The patience it takes to plant the bamboo, wait for it to grow, dry it out, then cut it into minute slices and treat it is extraordinary.  It’s tough but flexible and if you don’t respect the bamboo fibre it will simply break and of course I tried to make something with it.  I even stayed at the home of an artist in Beppu for an entire week in my attempt to bend it to my steely will but I found it impossible.  She as a specialist has dominated the craft for thirty years and when I tried to take what I had learnt back to Brazil, the artisans just couldn’t do it.  They managed a few simple things but the complexity employed by the Japanese was beyond them.  In the end we formed a partnership with artists from Japan and out of that flowed a bamboo inspired collection.  The artists created the pieces there but someday I’d love to persuade them to do a workshop in Brazil to share their secret techniques of how to bend and treat the bamboo.

A woman’s place

Many of the bamboo artisans are women but female involvement on the technical side differs from country to country.  When I went to India three years ago to attend the miniature painting school in Jaipur, I noticed only men were there so I asked where the women were? They said that in their culture only men do this type of work and then I began to notice how common this was in other places I visited.  Even in Brazil, when I go to the Amazon in the north of the country to commission the highly technical wooden marquetry I have in some of my collections, this is done mostly by men.  So there is an issue there I have noticed recently.  The men are very skillful but in my view a woman’s hands are more delicate and there is something about women making for other women I like, you know.  I think women create naturally.  If we can create a child we can create a piece of jewellery but men have to learn what for us it is a natural process.  I’ve never encountered any disadvantage as a woman in this business and I count myself lucky in that regard.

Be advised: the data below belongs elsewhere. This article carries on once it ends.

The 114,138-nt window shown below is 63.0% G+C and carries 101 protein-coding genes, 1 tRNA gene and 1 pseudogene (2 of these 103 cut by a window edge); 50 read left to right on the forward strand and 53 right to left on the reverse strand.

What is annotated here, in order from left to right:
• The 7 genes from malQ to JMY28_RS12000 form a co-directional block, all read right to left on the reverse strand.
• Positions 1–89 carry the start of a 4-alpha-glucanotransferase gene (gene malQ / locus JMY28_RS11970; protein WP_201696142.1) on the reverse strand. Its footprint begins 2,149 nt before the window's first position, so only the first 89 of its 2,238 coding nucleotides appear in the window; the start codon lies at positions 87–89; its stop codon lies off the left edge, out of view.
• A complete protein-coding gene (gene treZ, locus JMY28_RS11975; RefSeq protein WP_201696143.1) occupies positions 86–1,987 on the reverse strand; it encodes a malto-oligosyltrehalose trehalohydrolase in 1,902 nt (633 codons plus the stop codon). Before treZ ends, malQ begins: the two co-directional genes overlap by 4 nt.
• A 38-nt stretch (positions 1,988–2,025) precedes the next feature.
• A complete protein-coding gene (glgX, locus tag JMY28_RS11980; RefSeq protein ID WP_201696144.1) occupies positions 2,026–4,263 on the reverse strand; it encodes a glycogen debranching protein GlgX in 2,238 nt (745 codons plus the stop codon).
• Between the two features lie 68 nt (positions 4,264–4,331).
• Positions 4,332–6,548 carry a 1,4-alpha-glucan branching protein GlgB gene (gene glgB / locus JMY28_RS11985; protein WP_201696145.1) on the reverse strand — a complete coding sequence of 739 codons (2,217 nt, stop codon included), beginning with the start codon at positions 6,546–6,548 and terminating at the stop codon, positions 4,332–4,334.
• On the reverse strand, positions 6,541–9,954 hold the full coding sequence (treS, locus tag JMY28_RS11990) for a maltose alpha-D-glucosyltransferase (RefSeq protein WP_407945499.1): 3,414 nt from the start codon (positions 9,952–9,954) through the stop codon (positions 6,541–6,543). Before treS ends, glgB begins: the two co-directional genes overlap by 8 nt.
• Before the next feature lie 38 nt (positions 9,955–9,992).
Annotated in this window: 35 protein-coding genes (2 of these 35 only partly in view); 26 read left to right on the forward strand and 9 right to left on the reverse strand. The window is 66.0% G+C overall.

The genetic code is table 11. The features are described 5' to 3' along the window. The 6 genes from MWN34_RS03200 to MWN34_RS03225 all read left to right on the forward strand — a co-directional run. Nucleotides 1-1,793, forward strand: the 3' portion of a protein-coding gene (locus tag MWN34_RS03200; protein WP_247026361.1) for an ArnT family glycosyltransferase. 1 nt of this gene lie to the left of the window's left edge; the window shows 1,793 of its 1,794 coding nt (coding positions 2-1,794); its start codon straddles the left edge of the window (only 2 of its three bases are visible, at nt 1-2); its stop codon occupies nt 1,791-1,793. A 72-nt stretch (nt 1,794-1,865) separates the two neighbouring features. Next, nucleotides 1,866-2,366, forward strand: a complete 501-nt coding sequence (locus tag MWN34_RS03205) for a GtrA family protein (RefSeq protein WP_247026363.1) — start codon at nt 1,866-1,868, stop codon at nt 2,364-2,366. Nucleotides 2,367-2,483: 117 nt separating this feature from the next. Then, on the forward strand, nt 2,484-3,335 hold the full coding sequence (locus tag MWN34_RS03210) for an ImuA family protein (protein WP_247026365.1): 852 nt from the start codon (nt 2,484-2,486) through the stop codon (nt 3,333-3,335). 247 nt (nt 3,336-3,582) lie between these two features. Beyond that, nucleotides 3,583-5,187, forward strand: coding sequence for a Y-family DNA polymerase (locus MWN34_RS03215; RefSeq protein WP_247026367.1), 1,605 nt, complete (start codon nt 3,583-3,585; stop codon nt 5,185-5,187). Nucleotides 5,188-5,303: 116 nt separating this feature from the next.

i Silvia visiting artisans and papyrus makers

When craft becomes art

I think the craft exists to become a piece of art but it depends on who is making the piece. I see craft as a result of the creative process that I inject into the art form that is jewellery.  Craft is artisanal and when you combine it with materials and there is courage involved, it transforms the object.  Art is the mixture of craft and materials.  The market in Brazil is a mixture of big brands such as HStern and small independents that experiment more with creativity.  It is a tale of two worlds but both offer something of value.

I learn a lot about craftsmanship on my travels.  In 2016 I went on a 40-day pilgrimage to India after being enchanted by a series of miniature Rajasthani paintings at the Metropolitan Museum of Art in New York.  I visited the art school of Udaipur and arrived to find artisans working with natural pigments taken from crushed gemstones.  First they ground Lapis Lazuli or Malachite and then they mixed the powder with a transparent lacquer.  With the most minute of brushes made from the eyelashes of a camel, they would paint using a single lash to create the most exquisite detail.  I was fascinated.